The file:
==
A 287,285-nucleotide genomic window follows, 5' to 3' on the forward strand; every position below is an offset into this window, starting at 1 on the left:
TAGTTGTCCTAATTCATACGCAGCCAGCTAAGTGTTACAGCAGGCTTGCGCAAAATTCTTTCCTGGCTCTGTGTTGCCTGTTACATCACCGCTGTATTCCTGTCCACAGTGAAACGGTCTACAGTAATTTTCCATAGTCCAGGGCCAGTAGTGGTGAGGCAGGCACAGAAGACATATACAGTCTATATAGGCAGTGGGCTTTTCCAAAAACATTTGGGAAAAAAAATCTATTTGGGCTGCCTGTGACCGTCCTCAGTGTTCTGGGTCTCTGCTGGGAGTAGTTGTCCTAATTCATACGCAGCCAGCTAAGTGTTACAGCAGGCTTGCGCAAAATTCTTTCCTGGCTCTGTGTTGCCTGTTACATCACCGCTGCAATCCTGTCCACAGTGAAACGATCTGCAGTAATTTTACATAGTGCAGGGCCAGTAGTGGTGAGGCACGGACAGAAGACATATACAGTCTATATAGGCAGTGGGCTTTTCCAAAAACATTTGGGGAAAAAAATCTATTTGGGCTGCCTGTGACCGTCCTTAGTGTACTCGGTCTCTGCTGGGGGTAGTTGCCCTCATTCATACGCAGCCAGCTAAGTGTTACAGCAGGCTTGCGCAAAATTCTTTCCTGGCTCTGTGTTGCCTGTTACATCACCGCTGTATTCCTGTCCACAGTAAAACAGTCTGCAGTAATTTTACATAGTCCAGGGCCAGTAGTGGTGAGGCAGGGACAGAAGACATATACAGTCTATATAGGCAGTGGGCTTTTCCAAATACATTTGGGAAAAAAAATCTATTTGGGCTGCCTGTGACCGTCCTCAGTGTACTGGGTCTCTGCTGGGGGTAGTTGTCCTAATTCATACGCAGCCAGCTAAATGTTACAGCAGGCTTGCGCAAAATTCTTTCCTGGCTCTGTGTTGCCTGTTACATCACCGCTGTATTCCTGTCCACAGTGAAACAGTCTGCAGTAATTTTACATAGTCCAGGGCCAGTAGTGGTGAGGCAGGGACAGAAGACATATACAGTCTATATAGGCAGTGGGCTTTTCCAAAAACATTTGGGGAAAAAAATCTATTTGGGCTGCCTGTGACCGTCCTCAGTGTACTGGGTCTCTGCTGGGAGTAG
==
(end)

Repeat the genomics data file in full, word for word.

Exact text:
A 287,285-nucleotide genomic window follows, 5' to 3' on the forward strand; every position below is an offset into this window, starting at 1 on the left:
TAGTTGTCCTAATTCATACGCAGCCAGCTAAGTGTTACAGCAGGCTTGCGCAAAATTCTTTCCTGGCTCTGTGTTGCCTGTTACATCACCGCTGTATTCCTGTCCACAGTGAAACGGTCTACAGTAATTTTCCATAGTCCAGGGCCAGTAGTGGTGAGGCAGGCACAGAAGACATATACAGTCTATATAGGCAGTGGGCTTTTCCAAAAACATTTGGGAAAAAAAATCTATTTGGGCTGCCTGTGACCGTCCTCAGTGTTCTGGGTCTCTGCTGGGAGTAGTTGTCCTAATTCATACGCAGCCAGCTAAGTGTTACAGCAGGCTTGCGCAAAATTCTTTCCTGGCTCTGTGTTGCCTGTTACATCACCGCTGCAATCCTGTCCACAGTGAAACGATCTGCAGTAATTTTACATAGTGCAGGGCCAGTAGTGGTGAGGCACGGACAGAAGACATATACAGTCTATATAGGCAGTGGGCTTTTCCAAAAACATTTGGGGAAAAAAATCTATTTGGGCTGCCTGTGACCGTCCTTAGTGTACTCGGTCTCTGCTGGGGGTAGTTGCCCTCATTCATACGCAGCCAGCTAAGTGTTACAGCAGGCTTGCGCAAAATTCTTTCCTGGCTCTGTGTTGCCTGTTACATCACCGCTGTATTCCTGTCCACAGTAAAACAGTCTGCAGTAATTTTACATAGTCCAGGGCCAGTAGTGGTGAGGCAGGGACAGAAGACATATACAGTCTATATAGGCAGTGGGCTTTTCCAAATACATTTGGGAAAAAAAATCTATTTGGGCTGCCTGTGACCGTCCTCAGTGTACTGGGTCTCTGCTGGGGGTAGTTGTCCTAATTCATACGCAGCCAGCTAAATGTTACAGCAGGCTTGCGCAAAATTCTTTCCTGGCTCTGTGTTGCCTGTTACATCACCGCTGTATTCCTGTCCACAGTGAAACAGTCTGCAGTAATTTTACATAGTCCAGGGCCAGTAGTGGTGAGGCAGGGACAGAAGACATATACAGTCTATATAGGCAGTGGGCTTTTCCAAAAACATTTGGGGAAAAAAATCTATTTGGGCTGCCTGTGACCGTCCTCAGTGTACTGGGTCTCTGCTGGGAGTAG